Admit it: You abuse your feet. Whether you’re smashing them into stilettos for a night on the town or are pounding them into the turf on your nightly run, your dogs are definitely barking. Check out these five foot conditions faced by athletic women and learn how to keep your feet playing footsie for years to come.
This small pocket of fluid (serum) forms between the upper layers of your skin as a result of excessive rubbing or friction from repetitive motions — think walking, running or dancing for hours. Blisters can be very painful and, perhaps because of their resemblance to a pimple, are tempting to pop. But seriously: Leave them be. A closed blister will heal in a few days on its own, whereas one that is popped opens you up to infection and might even refill with more fluid. In the meantime, wear a moleskin patch or blister pad, and trade your Pradas for Ugg boots until it heals up. Check your athletic shoes for hot spots that might be irritating your feet, and buy some synthetic moisture-wicking socks to reduce friction.
The long, wide ligament that runs from the heel to just underneath your toes is called the plantar fascia. It’s responsible for supporting the arch and muscles of the foot, and usually it does its job very well without complaint. But when irritated, it bites back hard, giving you a sharp pain near your heel the minute you step out of bed in the morning and an ache throughout the day. Its most common cause is overuse, but it also can result from over-pronation (feet rolling inward), rapid weight gain or poorly fitting shoes. It might take a while to heal, so be patient. Massage your feet and stretch them gently before getting out of bed, cut out your explosive training movements and ice your feet several times a day. Make sure your athletic shoes are still in good shape with plenty of support, and consider buying orthotics or arch supports to improve cushioning.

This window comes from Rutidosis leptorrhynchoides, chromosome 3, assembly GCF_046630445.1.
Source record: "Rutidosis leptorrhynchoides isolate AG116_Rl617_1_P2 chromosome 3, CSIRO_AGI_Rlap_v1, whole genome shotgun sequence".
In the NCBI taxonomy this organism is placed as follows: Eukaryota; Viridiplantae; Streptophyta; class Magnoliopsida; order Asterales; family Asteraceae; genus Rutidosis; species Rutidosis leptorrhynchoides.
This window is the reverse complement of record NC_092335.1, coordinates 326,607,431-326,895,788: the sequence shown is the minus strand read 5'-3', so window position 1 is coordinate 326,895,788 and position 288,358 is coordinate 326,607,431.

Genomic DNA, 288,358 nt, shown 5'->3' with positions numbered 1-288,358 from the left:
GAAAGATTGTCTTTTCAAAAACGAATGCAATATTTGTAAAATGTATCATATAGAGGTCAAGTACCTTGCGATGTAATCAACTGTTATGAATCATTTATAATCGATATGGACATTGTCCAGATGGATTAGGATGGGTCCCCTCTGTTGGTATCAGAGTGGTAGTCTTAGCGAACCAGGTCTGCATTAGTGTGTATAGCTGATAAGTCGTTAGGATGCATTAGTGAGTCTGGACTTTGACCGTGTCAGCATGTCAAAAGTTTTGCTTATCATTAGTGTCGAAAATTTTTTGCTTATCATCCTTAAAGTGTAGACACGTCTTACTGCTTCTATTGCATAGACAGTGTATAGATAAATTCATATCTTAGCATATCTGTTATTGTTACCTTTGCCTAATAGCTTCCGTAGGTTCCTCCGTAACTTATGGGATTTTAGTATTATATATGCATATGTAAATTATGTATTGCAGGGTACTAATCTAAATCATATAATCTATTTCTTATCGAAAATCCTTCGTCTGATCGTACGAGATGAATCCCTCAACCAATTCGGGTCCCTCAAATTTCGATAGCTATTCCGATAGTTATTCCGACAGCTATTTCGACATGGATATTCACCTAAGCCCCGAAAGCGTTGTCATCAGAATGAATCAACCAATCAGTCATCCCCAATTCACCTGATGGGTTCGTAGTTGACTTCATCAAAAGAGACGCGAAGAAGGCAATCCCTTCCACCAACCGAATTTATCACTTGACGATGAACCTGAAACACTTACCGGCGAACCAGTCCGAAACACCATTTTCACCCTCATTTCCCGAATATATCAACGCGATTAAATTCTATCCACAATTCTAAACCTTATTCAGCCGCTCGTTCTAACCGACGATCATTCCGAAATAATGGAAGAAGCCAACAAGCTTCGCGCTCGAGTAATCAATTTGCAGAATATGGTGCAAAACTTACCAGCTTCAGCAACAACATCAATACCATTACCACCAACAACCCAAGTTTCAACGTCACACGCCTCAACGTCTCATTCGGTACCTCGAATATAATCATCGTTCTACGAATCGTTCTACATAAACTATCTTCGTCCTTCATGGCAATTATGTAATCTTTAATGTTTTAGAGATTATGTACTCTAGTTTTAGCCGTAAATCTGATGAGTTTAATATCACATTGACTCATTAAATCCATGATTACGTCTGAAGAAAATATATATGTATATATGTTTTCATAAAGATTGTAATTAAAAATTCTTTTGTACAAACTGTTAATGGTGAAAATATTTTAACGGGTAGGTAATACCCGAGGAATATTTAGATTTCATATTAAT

What the yuck! Athlete’s foot is pretty gross, as anyone who has ever had it can vehemently attest. This fungal infection, characterized by redness, itching, scaling and burning, can come about as a result of sweaty footwear, as well as from walking around barefoot in public areas. Fortunately, an over-the-counter anti-fungal medication as well as some moisture-wicking socks can usually cure your case of the uglies. But for heaven’s sake, stop going commando in the locker room and get some shower shoes.
Balls on fire. That’s what it feels like when you have Morton’s neuroma, a thickening of the nerve that runs between the long bones of the third and fourth toes. It also can feel like sharp pain and numbness as well as a burning in the ball of your foot, and it’s caused by sports that put a lot of pressure on the forefoot, such as running, sprinting and jumping (and of course wearing high heels!). Take a break from your tiptoeing activities and give your feet a chance to heal for several weeks. In the meantime, get relief by padding or taping your toes, taking an anti-inflammatory or by purchasing shoes with a wider toe box. If that doesn’t work and the pain persists, a cortisone shot might be in order.
Just like Achilles, you, too, are vulnerable in this area, and you don’t need to get shot with a poison arrow to feel the pain, either. Your Achilles tendon, which runs from the calf to the heel, can become inflamed as the result of overtraining. You’ll feel pain and stiffness first thing in the morning as well as postworkout. A combination of RICE (rest, ice, compression and elevation) and anti-inflammatories usually clears this up over the course of several weeks, but heel lifts and orthotics can help with more severe cases. Stretch your calves and ankles well after every workout to improve your range of motion and prevent it from coming back.